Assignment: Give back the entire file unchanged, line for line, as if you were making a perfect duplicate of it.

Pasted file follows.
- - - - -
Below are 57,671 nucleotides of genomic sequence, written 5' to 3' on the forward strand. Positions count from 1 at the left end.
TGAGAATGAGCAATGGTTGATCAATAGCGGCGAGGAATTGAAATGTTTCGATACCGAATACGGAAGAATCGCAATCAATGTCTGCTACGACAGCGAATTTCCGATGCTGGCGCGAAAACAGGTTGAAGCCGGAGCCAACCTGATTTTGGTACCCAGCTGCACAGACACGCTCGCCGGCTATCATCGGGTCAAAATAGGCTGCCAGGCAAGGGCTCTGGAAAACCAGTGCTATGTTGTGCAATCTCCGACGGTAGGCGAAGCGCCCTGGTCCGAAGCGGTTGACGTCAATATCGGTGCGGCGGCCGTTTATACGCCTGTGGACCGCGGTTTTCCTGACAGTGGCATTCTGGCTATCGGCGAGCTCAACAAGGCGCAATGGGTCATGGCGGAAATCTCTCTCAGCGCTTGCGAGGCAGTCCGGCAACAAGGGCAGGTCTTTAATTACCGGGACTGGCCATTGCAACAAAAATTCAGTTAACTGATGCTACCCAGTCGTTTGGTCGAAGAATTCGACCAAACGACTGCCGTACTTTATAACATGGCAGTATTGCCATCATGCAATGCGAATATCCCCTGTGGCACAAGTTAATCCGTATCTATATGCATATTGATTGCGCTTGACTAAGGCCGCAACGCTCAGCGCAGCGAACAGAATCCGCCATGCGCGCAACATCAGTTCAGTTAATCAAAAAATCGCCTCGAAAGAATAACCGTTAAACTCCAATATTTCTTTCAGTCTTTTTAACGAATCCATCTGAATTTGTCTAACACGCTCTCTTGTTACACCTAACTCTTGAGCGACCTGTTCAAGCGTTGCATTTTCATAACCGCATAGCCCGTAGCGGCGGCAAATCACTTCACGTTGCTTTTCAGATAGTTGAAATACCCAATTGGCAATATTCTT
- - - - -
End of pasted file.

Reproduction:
Below are 57,671 nucleotides of genomic sequence, written 5' to 3' on the forward strand. Positions count from 1 at the left end.
TGAGAATGAGCAATGGTTGATCAATAGCGGCGAGGAATTGAAATGTTTCGATACCGAATACGGAAGAATCGCAATCAATGTCTGCTACGACAGCGAATTTCCGATGCTGGCGCGAAAACAGGTTGAAGCCGGAGCCAACCTGATTTTGGTACCCAGCTGCACAGACACGCTCGCCGGCTATCATCGGGTCAAAATAGGCTGCCAGGCAAGGGCTCTGGAAAACCAGTGCTATGTTGTGCAATCTCCGACGGTAGGCGAAGCGCCCTGGTCCGAAGCGGTTGACGTCAATATCGGTGCGGCGGCCGTTTATACGCCTGTGGACCGCGGTTTTCCTGACAGTGGCATTCTGGCTATCGGCGAGCTCAACAAGGCGCAATGGGTCATGGCGGAAATCTCTCTCAGCGCTTGCGAGGCAGTCCGGCAACAAGGGCAGGTCTTTAATTACCGGGACTGGCCATTGCAACAAAAATTCAGTTAACTGATGCTACCCAGTCGTTTGGTCGAAGAATTCGACCAAACGACTGCCGTACTTTATAACATGGCAGTATTGCCATCATGCAATGCGAATATCCCCTGTGGCACAAGTTAATCCGTATCTATATGCATATTGATTGCGCTTGACTAAGGCCGCAACGCTCAGCGCAGCGAACAGAATCCGCCATGCGCGCAACATCAGTTCAGTTAATCAAAAAATCGCCTCGAAAGAATAACCGTTAAACTCCAATATTTCTTTCAGTCTTTTTAACGAATCCATCTGAATTTGTCTAACACGCTCTCTTGTTACACCTAACTCTTGAGCGACCTGTTCAAGCGTTGCATTTTCATAACCGCATAGCCCGTAGCGGCGGCAAATCACTTCACGTTGCTTTTCAGATAGTTGAAATACCCAATTGGCAATATTCTT